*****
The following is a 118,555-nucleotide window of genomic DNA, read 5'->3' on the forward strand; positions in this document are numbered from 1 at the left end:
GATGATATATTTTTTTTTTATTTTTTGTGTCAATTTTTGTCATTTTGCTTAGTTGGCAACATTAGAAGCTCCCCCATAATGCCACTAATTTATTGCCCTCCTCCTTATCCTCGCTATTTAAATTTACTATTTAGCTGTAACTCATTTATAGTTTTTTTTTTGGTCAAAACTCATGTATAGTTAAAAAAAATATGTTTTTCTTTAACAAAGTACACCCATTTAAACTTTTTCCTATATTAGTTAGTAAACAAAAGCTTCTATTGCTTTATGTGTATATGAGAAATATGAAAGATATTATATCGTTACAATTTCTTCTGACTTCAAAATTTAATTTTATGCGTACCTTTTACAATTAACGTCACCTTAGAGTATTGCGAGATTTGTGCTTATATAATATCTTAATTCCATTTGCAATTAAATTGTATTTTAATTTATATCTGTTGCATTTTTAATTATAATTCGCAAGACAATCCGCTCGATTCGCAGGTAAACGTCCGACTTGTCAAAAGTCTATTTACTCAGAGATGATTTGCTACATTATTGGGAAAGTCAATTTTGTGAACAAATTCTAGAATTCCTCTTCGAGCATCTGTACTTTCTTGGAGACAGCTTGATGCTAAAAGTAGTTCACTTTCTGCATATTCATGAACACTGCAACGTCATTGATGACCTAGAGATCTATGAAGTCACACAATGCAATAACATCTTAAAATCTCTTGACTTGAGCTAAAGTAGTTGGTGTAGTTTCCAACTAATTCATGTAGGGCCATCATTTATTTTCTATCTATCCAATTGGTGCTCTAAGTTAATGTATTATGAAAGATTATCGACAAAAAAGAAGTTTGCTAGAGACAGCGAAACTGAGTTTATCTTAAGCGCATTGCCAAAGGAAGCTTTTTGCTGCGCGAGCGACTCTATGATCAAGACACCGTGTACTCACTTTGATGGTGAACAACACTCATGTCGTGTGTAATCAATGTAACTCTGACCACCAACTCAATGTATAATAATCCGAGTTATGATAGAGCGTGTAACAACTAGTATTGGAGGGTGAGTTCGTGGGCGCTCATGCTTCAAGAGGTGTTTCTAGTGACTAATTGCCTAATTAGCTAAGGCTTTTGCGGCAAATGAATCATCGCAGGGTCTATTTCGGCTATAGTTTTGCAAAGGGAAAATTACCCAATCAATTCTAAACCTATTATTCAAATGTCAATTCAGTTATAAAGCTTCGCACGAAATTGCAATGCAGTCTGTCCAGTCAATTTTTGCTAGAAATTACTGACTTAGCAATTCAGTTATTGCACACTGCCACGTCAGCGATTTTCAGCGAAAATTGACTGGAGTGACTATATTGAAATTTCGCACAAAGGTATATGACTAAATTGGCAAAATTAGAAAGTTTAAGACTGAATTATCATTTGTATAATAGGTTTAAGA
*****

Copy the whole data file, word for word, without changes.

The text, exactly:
The following is a 118,555-nucleotide window of genomic DNA, read 5'->3' on the forward strand; positions in this document are numbered from 1 at the left end:
GATGATATATTTTTTTTTTATTTTTTGTGTCAATTTTTGTCATTTTGCTTAGTTGGCAACATTAGAAGCTCCCCCATAATGCCACTAATTTATTGCCCTCCTCCTTATCCTCGCTATTTAAATTTACTATTTAGCTGTAACTCATTTATAGTTTTTTTTTTGGTCAAAACTCATGTATAGTTAAAAAAAATATGTTTTTCTTTAACAAAGTACACCCATTTAAACTTTTTCCTATATTAGTTAGTAAACAAAAGCTTCTATTGCTTTATGTGTATATGAGAAATATGAAAGATATTATATCGTTACAATTTCTTCTGACTTCAAAATTTAATTTTATGCGTACCTTTTACAATTAACGTCACCTTAGAGTATTGCGAGATTTGTGCTTATATAATATCTTAATTCCATTTGCAATTAAATTGTATTTTAATTTATATCTGTTGCATTTTTAATTATAATTCGCAAGACAATCCGCTCGATTCGCAGGTAAACGTCCGACTTGTCAAAAGTCTATTTACTCAGAGATGATTTGCTACATTATTGGGAAAGTCAATTTTGTGAACAAATTCTAGAATTCCTCTTCGAGCATCTGTACTTTCTTGGAGACAGCTTGATGCTAAAAGTAGTTCACTTTCTGCATATTCATGAACACTGCAACGTCATTGATGACCTAGAGATCTATGAAGTCACACAATGCAATAACATCTTAAAATCTCTTGACTTGAGCTAAAGTAGTTGGTGTAGTTTCCAACTAATTCATGTAGGGCCATCATTTATTTTCTATCTATCCAATTGGTGCTCTAAGTTAATGTATTATGAAAGATTATCGACAAAAAAGAAGTTTGCTAGAGACAGCGAAACTGAGTTTATCTTAAGCGCATTGCCAAAGGAAGCTTTTTGCTGCGCGAGCGACTCTATGATCAAGACACCGTGTACTCACTTTGATGGTGAACAACACTCATGTCGTGTGTAATCAATGTAACTCTGACCACCAACTCAATGTATAATAATCCGAGTTATGATAGAGCGTGTAACAACTAGTATTGGAGGGTGAGTTCGTGGGCGCTCATGCTTCAAGAGGTGTTTCTAGTGACTAATTGCCTAATTAGCTAAGGCTTTTGCGGCAAATGAATCATCGCAGGGTCTATTTCGGCTATAGTTTTGCAAAGGGAAAATTACCCAATCAATTCTAAACCTATTATTCAAATGTCAATTCAGTTATAAAGCTTCGCACGAAATTGCAATGCAGTCTGTCCAGTCAATTTTTGCTAGAAATTACTGACTTAGCAATTCAGTTATTGCACACTGCCACGTCAGCGATTTTCAGCGAAAATTGACTGGAGTGACTATATTGAAATTTCGCACAAAGGTATATGACTAAATTGGCAAAATTAGAAAGTTTAAGACTGAATTATCATTTGTATAATAGGTTTAAGA